The current controversy over the Motion Picture Association of America slapping Derek Cianfrance’s Blue Valentine with an NC-17 rating, and then repealing it, has once again brought into question the usefulness of the MPAA as a whole. In fact, renowned film critic Roger Ebert goes so far to say that “there are only two meaningful ratings: R and not-R” and has called for a total overhaul of the system because, in his words, “our national standards of taste have changed.”
Ebert cites the example of The King’s Speech, which carries an R rating for “some language.” For anyone who hasn’t seen the movie (and we urge you to check it out) there is only one scene with any vulgar language. And while the one scene does have multiple uses of the F-word, the rest of the movie is tame. Compare that to something like 2012 which was rated PG-13 also for “some language” in addition to “intense disaster sequences.” While there wasn’t much language, director Roland Emmerich (possible spoiler coming up) pretty much ended the world, killing billions of people in the process. So mass genocide gets a PG-13 while The King’s Speech gets an R. That simply doesn’t seem right.
What does Ebert propose we do? And do we agree? Read more after the jump. Read More »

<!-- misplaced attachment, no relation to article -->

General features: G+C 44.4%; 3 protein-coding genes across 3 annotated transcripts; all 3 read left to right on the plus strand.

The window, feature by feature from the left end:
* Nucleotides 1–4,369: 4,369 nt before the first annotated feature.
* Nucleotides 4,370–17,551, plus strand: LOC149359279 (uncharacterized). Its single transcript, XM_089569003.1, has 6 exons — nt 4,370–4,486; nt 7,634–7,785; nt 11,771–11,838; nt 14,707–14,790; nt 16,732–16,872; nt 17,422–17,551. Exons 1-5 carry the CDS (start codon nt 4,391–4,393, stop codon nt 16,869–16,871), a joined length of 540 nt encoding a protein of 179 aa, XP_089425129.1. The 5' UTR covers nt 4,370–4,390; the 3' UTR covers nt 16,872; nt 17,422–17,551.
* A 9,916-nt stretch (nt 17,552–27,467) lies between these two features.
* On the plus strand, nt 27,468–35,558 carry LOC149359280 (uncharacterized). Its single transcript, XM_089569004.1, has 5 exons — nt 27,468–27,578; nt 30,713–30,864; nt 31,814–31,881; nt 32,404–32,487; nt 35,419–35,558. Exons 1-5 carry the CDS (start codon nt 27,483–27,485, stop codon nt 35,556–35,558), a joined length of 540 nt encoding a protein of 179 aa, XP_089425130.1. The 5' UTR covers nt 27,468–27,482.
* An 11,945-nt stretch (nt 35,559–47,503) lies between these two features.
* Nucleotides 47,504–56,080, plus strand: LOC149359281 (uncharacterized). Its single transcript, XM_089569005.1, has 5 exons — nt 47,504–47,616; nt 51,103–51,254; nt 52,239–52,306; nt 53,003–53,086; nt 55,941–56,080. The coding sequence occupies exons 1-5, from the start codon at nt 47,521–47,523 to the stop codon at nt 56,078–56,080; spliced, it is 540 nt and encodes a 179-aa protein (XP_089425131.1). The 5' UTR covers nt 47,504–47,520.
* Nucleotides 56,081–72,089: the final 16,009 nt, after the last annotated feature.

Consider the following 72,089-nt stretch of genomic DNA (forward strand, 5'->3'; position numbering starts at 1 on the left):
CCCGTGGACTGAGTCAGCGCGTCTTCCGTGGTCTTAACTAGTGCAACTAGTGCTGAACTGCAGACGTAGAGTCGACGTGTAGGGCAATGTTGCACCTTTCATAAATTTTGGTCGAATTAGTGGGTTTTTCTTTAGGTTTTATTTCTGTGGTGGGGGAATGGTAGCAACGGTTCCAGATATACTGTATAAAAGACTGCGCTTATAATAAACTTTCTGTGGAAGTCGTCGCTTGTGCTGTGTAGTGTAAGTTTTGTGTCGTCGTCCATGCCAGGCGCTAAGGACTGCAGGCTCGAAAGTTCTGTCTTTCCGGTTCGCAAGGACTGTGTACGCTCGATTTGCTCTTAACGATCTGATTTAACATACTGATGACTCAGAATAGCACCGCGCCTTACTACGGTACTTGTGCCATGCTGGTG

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Roger Ebert and Gene Siskel defined the televised movie review, so in the wake of the demise of the last version of At the Movies, it is wonderful and appropriate that Ebert is bringing At the Movies back to television. Even better, Roger Ebert Presents: At the Movies will go back to the show’s original home: public television. Hopefully that will ease off some of the pressure that caused the cancellation of the most recent incarnation, which featured AO Scott and Michael Phillips.
Roger Ebert Presents: At the Movies launches in January 2011. All the details are after the break. Read More »
During Steve Jobs keynote at the WWDC earlier today, it was announced that Netflix is developing an app for the iPhone which would allow customers to stream movies on their iPhone.
Following the announcement of the Netflix iPhone app, Pulitzer prize-winning film critic Roger Ebert tweeted that he
“will never, ever, watch a movie on my iPhone.” Ebert’s comment made me wonder — how many of you have, or would ever, watch a movie on an iPhone (or iPhone sized device)?
Personally, I would have loved to have had such an app in my years taking the Muni across town in San Francisco, but others seem strongly opposed to watching movies on a small media device. It’s not like this is anything new, people buy/rent movies throughiTunes and watch them on their phone every day. I’ve never watched a movie, but I have watched television episodes on the device.
In this week’s /Filmcast, David Chen, Devindra Hardawar, and Adam Quigley respond to Ebert’s diatribe against 3D, and reflect, as usual, on the future of the Twilight series. Special guest Joseph Kahn, the director of Torque, joins us for this episode.